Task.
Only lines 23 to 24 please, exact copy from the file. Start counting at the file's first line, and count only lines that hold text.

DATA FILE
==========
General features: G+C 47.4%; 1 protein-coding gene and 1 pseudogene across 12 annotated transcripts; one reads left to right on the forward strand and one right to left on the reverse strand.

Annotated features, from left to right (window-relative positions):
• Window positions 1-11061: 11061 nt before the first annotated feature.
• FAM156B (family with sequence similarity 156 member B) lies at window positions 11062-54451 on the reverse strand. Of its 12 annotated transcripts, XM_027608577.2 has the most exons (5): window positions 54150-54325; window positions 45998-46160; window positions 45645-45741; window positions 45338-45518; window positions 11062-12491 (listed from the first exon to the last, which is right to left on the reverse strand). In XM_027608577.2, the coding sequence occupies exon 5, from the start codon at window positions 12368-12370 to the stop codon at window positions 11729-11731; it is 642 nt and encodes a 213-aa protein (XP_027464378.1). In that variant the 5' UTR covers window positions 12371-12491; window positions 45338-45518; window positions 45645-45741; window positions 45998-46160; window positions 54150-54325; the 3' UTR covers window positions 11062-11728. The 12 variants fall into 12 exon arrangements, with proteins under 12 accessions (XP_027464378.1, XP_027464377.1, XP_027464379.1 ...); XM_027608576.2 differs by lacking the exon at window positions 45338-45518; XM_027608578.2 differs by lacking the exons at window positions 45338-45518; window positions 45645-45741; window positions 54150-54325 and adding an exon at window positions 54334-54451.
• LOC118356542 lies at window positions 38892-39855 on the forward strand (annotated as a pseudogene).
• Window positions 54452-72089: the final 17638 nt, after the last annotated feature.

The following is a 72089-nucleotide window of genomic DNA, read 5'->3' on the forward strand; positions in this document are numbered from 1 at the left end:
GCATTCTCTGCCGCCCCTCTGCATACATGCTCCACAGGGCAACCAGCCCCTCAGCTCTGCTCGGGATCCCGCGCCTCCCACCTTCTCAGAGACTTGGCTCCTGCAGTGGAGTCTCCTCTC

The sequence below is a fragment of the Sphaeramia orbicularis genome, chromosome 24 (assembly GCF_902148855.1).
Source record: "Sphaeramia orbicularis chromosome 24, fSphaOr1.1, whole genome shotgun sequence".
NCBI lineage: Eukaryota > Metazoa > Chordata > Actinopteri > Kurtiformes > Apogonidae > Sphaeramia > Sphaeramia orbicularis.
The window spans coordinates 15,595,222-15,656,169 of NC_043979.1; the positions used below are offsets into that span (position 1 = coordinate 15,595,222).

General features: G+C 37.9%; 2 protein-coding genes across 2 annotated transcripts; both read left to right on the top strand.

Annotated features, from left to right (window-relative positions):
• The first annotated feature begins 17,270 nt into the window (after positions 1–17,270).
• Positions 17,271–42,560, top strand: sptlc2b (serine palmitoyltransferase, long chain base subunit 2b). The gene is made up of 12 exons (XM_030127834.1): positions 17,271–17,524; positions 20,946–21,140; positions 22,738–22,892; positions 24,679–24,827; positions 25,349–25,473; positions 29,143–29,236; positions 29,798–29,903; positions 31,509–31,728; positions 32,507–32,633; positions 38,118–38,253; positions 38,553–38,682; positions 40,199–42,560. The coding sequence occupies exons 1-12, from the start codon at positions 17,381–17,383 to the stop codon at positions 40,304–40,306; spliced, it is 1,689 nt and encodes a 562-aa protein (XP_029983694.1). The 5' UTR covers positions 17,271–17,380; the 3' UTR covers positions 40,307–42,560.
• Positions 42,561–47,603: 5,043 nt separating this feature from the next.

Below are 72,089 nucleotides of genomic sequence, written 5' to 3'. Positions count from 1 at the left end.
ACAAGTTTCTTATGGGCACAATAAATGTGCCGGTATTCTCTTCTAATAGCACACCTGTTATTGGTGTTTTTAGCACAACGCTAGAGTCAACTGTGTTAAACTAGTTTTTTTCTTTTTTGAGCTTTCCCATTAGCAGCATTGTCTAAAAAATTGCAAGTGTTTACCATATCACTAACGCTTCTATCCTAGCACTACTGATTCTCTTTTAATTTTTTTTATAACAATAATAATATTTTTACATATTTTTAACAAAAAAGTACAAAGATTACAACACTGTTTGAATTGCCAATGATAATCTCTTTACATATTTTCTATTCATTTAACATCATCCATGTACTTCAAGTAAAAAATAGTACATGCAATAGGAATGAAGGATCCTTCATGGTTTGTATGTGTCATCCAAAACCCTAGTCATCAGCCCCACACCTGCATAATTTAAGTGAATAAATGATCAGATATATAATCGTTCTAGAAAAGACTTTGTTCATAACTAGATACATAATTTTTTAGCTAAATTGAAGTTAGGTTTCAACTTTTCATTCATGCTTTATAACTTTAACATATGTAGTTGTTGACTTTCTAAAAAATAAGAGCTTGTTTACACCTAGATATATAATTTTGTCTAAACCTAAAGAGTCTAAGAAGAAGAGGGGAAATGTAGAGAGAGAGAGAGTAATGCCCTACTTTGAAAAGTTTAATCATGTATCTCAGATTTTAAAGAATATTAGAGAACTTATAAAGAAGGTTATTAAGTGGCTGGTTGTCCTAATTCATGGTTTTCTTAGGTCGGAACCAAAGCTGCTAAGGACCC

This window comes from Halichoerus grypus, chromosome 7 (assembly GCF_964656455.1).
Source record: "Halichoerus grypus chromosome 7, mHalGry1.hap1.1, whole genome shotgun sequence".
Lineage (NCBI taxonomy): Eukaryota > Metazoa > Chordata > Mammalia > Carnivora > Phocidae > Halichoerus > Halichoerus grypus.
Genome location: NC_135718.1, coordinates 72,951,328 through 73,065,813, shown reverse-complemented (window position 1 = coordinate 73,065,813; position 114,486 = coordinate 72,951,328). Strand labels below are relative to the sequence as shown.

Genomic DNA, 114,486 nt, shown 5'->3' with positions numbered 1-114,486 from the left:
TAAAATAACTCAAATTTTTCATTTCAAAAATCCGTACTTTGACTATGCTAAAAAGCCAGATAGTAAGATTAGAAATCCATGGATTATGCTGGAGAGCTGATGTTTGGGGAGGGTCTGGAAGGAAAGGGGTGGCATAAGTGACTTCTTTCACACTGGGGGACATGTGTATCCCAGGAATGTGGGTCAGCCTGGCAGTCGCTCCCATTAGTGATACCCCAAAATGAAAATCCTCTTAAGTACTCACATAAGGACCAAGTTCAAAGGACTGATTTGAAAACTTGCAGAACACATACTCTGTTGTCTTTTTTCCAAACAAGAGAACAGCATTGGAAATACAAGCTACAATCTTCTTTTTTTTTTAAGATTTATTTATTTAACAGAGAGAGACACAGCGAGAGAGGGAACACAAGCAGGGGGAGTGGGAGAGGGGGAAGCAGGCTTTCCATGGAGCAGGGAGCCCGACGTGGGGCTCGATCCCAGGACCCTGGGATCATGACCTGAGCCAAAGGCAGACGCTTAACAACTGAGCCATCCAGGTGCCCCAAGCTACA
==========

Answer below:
Genome location: NC_135718.1, coordinates 72,951,328 through 73,065,813, shown reverse-complemented (window position 1 = coordinate 73,065,813; position 114,486 = coordinate 72,951,328). Strand labels below are relative to the sequence as shown.

Genomic DNA, 114,486 nt, shown 5'->3' with positions numbered 1-114,486 from the left: